• North Korean leader Kim Jong Un visits a long-range artillery sub-unit of the Korean People's Army Unit 641, March 11, 2013. (KCNA)
  • North Korean leader Kim Jong Un holds a guitar during his visit to a military unit on the Wolnae Islet Defence Detachment in the western sector of the front line, which is near Baengnyeong Island, South Korea, March 11, 2013. (KCNA)
  • North Korean leader Kim Jong Un waves while in a boat during his visit to the Wolnae Islet Defence Detachment in the western sector of the front line, which is near Baengnyeong Island of South Korea March 11, 2013. (KCNA)


North Korea says it unilaterally abrogated the 1953 Armistice agreement, effective Monday.

South Korea's government says the military hotline between the two sides is still operational, but the Red Cross communications link across the demilitarized zone at the Panmunjom truce village has been severed since Monday.

The Kaesong Industrial Complex

Operations are also continuing normally at the only Korean joint venture: the Kaesong Industrial Complex, just north of the DMZ.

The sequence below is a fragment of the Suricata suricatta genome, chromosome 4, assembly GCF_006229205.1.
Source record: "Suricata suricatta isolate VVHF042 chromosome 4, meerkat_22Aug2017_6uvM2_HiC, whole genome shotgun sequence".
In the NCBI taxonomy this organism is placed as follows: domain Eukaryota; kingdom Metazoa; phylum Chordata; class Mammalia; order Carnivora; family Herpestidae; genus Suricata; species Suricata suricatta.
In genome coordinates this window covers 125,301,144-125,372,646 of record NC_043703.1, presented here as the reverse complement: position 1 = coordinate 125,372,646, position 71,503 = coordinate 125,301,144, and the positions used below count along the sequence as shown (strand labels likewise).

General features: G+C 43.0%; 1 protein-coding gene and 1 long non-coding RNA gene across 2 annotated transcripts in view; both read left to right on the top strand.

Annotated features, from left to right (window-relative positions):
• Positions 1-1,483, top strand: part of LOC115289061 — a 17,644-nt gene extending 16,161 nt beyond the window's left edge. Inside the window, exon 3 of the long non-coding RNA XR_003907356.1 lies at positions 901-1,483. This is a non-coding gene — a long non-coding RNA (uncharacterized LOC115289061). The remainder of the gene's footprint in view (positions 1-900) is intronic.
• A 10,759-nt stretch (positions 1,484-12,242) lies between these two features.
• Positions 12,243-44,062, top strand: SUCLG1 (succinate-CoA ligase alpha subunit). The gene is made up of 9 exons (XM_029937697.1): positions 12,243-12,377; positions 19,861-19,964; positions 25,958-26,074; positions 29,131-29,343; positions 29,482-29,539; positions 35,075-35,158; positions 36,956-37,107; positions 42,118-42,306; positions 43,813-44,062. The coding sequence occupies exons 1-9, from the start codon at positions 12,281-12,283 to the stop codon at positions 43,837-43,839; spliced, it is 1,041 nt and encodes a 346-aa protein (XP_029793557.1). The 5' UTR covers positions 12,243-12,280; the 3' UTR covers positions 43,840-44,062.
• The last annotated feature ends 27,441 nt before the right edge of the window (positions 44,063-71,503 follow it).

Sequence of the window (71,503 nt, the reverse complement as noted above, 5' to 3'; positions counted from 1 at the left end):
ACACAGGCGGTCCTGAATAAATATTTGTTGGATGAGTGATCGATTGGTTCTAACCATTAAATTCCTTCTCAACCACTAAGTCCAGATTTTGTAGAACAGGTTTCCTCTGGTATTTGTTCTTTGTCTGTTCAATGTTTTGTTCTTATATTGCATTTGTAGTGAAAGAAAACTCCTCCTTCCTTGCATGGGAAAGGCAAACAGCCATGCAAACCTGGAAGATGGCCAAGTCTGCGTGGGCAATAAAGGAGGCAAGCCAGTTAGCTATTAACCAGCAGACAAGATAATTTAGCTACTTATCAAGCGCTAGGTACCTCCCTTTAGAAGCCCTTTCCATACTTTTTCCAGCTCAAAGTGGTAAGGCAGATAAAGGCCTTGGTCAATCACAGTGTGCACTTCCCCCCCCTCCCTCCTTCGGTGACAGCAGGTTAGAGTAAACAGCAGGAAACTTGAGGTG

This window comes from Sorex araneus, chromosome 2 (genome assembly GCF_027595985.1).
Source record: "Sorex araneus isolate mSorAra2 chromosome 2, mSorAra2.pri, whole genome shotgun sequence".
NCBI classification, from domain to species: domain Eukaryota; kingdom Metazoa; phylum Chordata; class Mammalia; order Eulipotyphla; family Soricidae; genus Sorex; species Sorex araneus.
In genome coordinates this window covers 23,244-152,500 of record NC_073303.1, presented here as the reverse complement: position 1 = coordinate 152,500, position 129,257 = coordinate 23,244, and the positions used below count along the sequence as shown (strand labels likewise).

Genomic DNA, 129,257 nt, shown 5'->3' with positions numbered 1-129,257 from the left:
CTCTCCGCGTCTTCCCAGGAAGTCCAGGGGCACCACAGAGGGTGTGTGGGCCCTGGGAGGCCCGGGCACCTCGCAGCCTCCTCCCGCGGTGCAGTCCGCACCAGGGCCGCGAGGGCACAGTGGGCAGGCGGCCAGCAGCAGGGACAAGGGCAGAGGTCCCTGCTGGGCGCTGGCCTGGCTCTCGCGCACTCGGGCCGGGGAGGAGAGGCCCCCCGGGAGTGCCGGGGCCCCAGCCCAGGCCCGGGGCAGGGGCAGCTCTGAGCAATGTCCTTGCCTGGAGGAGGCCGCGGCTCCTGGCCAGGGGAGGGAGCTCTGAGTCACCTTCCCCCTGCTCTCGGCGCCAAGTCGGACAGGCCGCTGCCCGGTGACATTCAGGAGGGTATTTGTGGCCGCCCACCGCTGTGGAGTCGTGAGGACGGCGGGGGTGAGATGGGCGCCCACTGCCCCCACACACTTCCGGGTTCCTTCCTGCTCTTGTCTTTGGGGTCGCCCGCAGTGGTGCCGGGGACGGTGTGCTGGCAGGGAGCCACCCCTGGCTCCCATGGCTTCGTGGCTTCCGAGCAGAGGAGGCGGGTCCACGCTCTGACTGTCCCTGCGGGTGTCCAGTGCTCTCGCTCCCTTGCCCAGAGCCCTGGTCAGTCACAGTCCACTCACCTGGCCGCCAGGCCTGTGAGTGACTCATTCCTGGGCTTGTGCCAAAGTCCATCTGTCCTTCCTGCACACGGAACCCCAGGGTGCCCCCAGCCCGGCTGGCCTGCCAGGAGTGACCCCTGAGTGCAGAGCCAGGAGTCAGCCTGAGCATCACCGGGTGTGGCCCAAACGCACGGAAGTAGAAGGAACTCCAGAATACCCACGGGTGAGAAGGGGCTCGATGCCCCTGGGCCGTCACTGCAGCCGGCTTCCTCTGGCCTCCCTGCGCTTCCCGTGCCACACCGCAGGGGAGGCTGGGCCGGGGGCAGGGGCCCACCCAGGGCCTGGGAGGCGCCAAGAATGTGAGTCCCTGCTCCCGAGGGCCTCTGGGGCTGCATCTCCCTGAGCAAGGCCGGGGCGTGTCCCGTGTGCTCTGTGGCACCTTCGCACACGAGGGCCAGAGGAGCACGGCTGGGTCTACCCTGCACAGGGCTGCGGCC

Fifty-three thousand North Korea laborers are employed there by more than 100 South Korean companies. The complex annually generates an estimated $1 billion in exports to the South from the impoverished and isolated North.

Senior economic researcher Cho Bong-hyun at the Industrial Bank of Korea says, if the 700 managers from the South who go there daily are blocked from entering, that would be an ominous signal from the North.

Cho says anxiety is high among the South Korean company owners and some of them have started to leave, while workers are worried about the complex shutting down. But, he says, all are hoping inter-Korean relations will stabilize for the proper operation of the unique venture.

South conducts military exercises

Just to the south of the DMZ, South Korean marines conducted a drill Wednesday with about 30 tanks. Officials term it a routine exercise and say it was separate from two large U.S.-South Korean joint drills underway.

Military officials in the South say the North's forces may also have commenced their own large-scale exercise, but there has been no confirmation of that.